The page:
Over the past several years I’ve been fortunate to have a friend who isn’t afraid to tell me what I need to hear. If I look good, she says so; if I don’t, she’ll say that too. She’s forthright, but does it in a manner that isn’t upsetting and I appreciate that. I must admit that the one thing she has been unable to eradicate from my wardrobe are my miniskirts. They’re staying. We’ve discussed attitude this many times and agree that part of the problem seems to be that people aren’t really certain how to approach a transwoman. They can’t seem to understand that we want to be accepted as, and treated as, any other woman, so the same way they’d talk to other friends would be well received by us as well.
If we look good, tell us, if we look like a hooker, ask us what corner we normally work. We’ll get the hint that perhaps our clothing is a little inappropriate.

As I wrote above, many of us have done this on our own, without benefit of support groups or friends not afraid to tell us the truth. As a result, we may not yet embody all the best visual qualities of being a woman. So please, tell us what we need to hear, not phony compliments. We’ll appreciate the assistance. Don’t be afraid of us – we don’t bite or, if we do, you can’t catch a trans virus.

Cat.

Where are their support groups?

If you’re like me, you ignore most of Facebook’s suggested groups as being of no interest to you. Tonight though, I noticed one I have no intention of joining, but couldn’t ignore either. It was called “The Caitlyn Jenner Support Group”. Now I agree that we could all use support when we begin this journey, so my objection isn’t to the existence of the group. I just wonder if this group was started from an honest desire to support Caitlyn or from some hope to perhaps share the Jenner/Kardashian spotlight in some small way because of her former life? I just hope for her sake that anything Caitlyn gets involved in doesn’t degenerate into a typical Kardashian media circus but that hope may already be misplaced.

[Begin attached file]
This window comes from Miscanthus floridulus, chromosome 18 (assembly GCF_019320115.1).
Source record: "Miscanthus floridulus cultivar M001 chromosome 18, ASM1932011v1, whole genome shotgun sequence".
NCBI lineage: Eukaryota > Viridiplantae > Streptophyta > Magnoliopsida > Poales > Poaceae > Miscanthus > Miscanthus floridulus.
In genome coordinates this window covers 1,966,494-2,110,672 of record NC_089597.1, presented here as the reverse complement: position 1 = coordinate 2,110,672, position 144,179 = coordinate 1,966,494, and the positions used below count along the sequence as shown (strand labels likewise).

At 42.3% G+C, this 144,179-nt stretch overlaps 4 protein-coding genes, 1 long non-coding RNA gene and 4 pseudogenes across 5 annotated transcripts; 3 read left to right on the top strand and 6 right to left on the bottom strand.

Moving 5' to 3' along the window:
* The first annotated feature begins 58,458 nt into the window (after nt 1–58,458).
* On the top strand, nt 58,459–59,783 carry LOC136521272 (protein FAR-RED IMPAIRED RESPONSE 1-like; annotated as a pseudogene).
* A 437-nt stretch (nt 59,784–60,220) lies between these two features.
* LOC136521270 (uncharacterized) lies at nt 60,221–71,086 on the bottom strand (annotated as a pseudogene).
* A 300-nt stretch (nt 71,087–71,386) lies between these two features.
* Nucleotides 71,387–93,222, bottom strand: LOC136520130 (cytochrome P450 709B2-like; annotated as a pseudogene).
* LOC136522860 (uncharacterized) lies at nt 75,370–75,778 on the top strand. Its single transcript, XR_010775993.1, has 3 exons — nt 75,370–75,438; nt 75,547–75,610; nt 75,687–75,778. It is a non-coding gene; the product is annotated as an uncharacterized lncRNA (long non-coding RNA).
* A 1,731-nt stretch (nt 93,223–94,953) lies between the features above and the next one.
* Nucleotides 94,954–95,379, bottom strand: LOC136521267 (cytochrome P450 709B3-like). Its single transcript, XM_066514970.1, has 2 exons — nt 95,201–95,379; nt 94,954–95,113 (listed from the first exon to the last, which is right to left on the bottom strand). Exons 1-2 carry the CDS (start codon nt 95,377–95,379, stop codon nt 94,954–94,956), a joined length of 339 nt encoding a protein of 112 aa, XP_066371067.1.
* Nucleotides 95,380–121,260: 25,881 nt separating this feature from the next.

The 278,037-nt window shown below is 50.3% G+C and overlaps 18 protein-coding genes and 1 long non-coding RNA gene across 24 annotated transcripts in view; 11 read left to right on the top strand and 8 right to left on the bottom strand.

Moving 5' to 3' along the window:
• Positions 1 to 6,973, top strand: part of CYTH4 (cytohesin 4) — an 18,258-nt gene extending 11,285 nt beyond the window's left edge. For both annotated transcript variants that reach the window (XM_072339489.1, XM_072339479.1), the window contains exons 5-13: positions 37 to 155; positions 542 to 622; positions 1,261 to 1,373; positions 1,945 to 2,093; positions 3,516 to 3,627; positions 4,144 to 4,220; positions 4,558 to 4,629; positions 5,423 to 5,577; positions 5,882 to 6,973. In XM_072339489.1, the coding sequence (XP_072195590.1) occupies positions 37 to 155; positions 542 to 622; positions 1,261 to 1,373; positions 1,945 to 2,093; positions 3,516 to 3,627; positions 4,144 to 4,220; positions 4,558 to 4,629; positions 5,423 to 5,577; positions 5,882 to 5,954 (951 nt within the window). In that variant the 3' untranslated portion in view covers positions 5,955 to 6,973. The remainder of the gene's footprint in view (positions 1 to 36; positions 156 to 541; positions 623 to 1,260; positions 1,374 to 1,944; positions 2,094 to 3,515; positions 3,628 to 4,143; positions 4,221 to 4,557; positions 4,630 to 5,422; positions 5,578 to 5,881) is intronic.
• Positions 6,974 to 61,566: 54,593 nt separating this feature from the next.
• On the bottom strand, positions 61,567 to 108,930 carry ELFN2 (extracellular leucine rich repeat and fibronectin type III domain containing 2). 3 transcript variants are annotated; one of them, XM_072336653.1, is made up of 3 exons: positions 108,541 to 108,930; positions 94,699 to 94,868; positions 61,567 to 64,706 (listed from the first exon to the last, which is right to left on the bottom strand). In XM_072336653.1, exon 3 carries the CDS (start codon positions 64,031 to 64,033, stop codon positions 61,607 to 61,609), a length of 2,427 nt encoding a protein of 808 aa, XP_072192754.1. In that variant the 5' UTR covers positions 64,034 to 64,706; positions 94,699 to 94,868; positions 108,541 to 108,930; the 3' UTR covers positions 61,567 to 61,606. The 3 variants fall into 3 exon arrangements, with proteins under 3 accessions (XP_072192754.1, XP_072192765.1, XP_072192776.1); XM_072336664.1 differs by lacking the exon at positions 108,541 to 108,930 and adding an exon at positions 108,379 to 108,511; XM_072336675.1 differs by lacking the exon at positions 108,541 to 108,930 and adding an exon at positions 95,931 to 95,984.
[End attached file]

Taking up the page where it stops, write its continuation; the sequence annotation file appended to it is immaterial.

But my real question is this: What of those other people who chose the day Caitlyn made her debut to decide they could no longer live the lie and took their first steps into this strange new world called Trans without all the television interviews and magazine covers? Where are their Facebook support groups? No, I’m not bitter or jealous for I’ve been Cat for 19 years now and am doing quite well, thank you for asking. We’ve read recently of people committing suicide, Leelah Alcorn comes to mind, because they had no support systems and didn’t feel they could cope on their own. There may be some support groups out there, but how easy are they to find? I know of none in my town or the two towns on either side of mine.

I recently changed doctors and this new doctor is very trans-friendly. One of the first questions she asked was “who’s in your village?”, meaning “who supports you on your journey?”. If asked that question, how many people can put a number to the people who they can rely on as they go through this? I’m fortunate in that I not only have some close friends in my village, but two of my three sons also support me.

As I asked in the title though, where are the support groups for these other people who aren’t athletes or reality television personalities? They are just as deserving as Caitlyn Jenner, if not more so since they probably don’t have the same financial backing.

Cat.